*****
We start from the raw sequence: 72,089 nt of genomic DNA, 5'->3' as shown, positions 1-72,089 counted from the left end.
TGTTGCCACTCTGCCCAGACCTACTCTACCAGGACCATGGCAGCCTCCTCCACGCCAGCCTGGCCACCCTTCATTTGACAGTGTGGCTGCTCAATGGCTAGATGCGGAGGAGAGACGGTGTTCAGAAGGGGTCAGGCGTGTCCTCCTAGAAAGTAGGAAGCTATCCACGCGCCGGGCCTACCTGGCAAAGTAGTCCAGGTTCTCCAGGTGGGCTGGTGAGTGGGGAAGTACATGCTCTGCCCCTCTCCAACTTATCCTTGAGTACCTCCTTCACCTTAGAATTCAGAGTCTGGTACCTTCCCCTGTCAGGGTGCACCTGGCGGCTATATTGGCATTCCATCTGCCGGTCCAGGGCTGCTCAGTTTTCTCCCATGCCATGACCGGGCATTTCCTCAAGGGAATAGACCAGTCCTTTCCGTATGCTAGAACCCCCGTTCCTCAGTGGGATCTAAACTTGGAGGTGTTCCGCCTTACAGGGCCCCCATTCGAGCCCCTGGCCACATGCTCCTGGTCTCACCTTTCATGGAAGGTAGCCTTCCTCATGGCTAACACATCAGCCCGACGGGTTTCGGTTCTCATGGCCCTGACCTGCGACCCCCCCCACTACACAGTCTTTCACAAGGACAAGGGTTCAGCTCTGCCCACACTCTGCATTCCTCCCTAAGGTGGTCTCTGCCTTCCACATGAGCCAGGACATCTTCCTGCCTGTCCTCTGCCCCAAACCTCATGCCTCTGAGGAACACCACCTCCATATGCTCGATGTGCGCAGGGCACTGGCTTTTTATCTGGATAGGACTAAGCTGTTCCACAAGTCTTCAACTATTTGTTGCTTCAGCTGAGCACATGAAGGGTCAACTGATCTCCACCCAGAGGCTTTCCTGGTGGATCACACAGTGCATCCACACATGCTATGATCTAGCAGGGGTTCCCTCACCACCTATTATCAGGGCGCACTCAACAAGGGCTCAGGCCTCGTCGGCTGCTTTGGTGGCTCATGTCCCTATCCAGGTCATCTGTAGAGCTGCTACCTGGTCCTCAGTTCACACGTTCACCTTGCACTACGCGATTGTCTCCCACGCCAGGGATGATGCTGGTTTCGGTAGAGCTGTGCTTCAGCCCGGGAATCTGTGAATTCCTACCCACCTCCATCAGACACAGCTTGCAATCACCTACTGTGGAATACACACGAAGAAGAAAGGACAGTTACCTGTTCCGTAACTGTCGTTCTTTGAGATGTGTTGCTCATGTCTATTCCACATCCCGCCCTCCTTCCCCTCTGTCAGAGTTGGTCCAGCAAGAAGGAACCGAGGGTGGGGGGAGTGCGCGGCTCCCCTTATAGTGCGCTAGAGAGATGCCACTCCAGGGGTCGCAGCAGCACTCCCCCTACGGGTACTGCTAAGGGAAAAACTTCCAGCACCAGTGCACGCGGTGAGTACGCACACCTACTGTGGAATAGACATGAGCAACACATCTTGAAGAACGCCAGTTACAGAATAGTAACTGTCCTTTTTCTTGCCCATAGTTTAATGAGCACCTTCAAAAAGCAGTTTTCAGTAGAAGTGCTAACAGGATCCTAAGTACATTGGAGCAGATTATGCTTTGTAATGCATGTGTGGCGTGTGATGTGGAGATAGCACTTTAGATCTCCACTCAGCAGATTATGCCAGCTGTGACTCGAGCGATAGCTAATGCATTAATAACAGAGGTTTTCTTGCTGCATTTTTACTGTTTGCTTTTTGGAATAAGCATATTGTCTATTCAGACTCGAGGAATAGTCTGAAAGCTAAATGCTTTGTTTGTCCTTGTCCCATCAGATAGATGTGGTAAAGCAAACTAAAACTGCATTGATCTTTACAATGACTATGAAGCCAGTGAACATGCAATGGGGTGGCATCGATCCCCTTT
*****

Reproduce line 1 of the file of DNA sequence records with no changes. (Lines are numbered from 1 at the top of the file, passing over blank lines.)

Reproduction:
We start from the raw sequence: 72,089 nt of genomic DNA, 5'->3' as shown, positions 1-72,089 counted from the left end.